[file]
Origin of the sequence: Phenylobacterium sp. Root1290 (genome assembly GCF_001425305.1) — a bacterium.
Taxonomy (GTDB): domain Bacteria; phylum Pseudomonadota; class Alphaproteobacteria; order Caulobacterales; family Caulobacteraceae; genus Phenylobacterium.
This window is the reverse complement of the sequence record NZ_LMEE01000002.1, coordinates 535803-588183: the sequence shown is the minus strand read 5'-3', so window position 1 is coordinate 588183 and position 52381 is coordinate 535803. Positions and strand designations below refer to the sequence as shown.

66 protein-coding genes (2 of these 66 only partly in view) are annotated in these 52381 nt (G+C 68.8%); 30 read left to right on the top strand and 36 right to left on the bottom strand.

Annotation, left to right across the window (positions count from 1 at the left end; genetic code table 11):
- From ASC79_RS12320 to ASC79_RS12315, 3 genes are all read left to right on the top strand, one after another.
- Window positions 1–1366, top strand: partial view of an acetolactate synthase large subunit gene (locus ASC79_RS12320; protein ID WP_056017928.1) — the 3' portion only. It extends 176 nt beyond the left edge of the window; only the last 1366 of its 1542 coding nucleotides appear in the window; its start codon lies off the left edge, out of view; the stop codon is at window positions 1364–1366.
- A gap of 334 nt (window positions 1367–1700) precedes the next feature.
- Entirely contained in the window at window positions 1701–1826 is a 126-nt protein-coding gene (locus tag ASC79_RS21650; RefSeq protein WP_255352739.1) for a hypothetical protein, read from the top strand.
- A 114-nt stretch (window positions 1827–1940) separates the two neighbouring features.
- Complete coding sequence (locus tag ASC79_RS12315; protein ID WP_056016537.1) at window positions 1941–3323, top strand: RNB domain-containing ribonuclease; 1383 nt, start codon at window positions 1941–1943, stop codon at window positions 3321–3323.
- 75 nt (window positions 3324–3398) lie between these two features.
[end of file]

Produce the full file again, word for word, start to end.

Origin of the sequence: Phenylobacterium sp. Root1290 (genome assembly GCF_001425305.1) — a bacterium.
Taxonomy (GTDB): domain Bacteria; phylum Pseudomonadota; class Alphaproteobacteria; order Caulobacterales; family Caulobacteraceae; genus Phenylobacterium.
This window is the reverse complement of the sequence record NZ_LMEE01000002.1, coordinates 535803-588183: the sequence shown is the minus strand read 5'-3', so window position 1 is coordinate 588183 and position 52381 is coordinate 535803. Positions and strand designations below refer to the sequence as shown.

66 protein-coding genes (2 of these 66 only partly in view) are annotated in these 52381 nt (G+C 68.8%); 30 read left to right on the top strand and 36 right to left on the bottom strand.

Annotation, left to right across the window (positions count from 1 at the left end; genetic code table 11):
- From ASC79_RS12320 to ASC79_RS12315, 3 genes are all read left to right on the top strand, one after another.
- Window positions 1–1366, top strand: partial view of an acetolactate synthase large subunit gene (locus ASC79_RS12320; protein ID WP_056017928.1) — the 3' portion only. It extends 176 nt beyond the left edge of the window; only the last 1366 of its 1542 coding nucleotides appear in the window; its start codon lies off the left edge, out of view; the stop codon is at window positions 1364–1366.
- A gap of 334 nt (window positions 1367–1700) precedes the next feature.
- Entirely contained in the window at window positions 1701–1826 is a 126-nt protein-coding gene (locus tag ASC79_RS21650; RefSeq protein WP_255352739.1) for a hypothetical protein, read from the top strand.
- A 114-nt stretch (window positions 1827–1940) separates the two neighbouring features.
- Complete coding sequence (locus tag ASC79_RS12315; protein ID WP_056016537.1) at window positions 1941–3323, top strand: RNB domain-containing ribonuclease; 1383 nt, start codon at window positions 1941–1943, stop codon at window positions 3321–3323.
- 75 nt (window positions 3324–3398) lie between these two features.